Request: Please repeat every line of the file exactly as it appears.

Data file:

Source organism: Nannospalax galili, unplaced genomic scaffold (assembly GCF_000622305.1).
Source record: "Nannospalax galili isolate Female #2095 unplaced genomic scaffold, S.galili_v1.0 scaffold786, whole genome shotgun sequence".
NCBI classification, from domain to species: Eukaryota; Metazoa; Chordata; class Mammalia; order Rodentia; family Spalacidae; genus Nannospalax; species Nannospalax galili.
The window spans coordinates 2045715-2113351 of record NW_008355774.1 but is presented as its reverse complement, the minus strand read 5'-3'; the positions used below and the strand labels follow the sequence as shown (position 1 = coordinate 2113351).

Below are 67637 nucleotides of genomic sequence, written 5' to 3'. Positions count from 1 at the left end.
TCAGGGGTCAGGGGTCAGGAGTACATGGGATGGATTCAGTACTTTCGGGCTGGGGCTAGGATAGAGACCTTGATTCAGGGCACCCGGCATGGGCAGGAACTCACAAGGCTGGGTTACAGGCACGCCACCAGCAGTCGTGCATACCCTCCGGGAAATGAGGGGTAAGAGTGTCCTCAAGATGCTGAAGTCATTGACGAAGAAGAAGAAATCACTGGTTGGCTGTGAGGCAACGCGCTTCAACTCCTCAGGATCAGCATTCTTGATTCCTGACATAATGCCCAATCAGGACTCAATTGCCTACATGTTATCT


Source organism: Nannospalax galili, unplaced genomic scaffold (assembly GCF_000622305.1).
Source record: "Nannospalax galili isolate Female #2095 unplaced genomic scaffold, S.galili_v1.0 scaffold786, whole genome shotgun sequence".
NCBI classification, from domain to species: Eukaryota; Metazoa; Chordata; class Mammalia; order Rodentia; family Spalacidae; genus Nannospalax; species Nannospalax galili.
The window spans coordinates 2045715-2113351 of record NW_008355774.1 but is presented as its reverse complement, the minus strand read 5'-3'; the positions used below and the strand labels follow the sequence as shown (position 1 = coordinate 2113351).

Below are 67637 nucleotides of genomic sequence, written 5' to 3'. Positions count from 1 at the left end.
TCAGGGGTCAGGGGTCAGGAGTACATGGGATGGATTCAGTACTTTCGGGCTGGGGCTAGGATAGAGACCTTGATTCAGGGCACCCGGCATGGGCAGGAACTCACAAGGCTGGGTTACAGGCACGCCACCAGCAGTCGTGCATACCCTCCGGGAAATGAGGGGTAAGAGTGTCCTCAAGATGCTGAAGTCATTGACGAAGAAGAAGAAATCACTGGTTGGCTGTGAGGCAACGCGCTTCAACTCCTCAGGATCAGCATTCTTGATTCCTGACATAATGCCCAATCAGGACTCAATTGCCTACATGTTATCT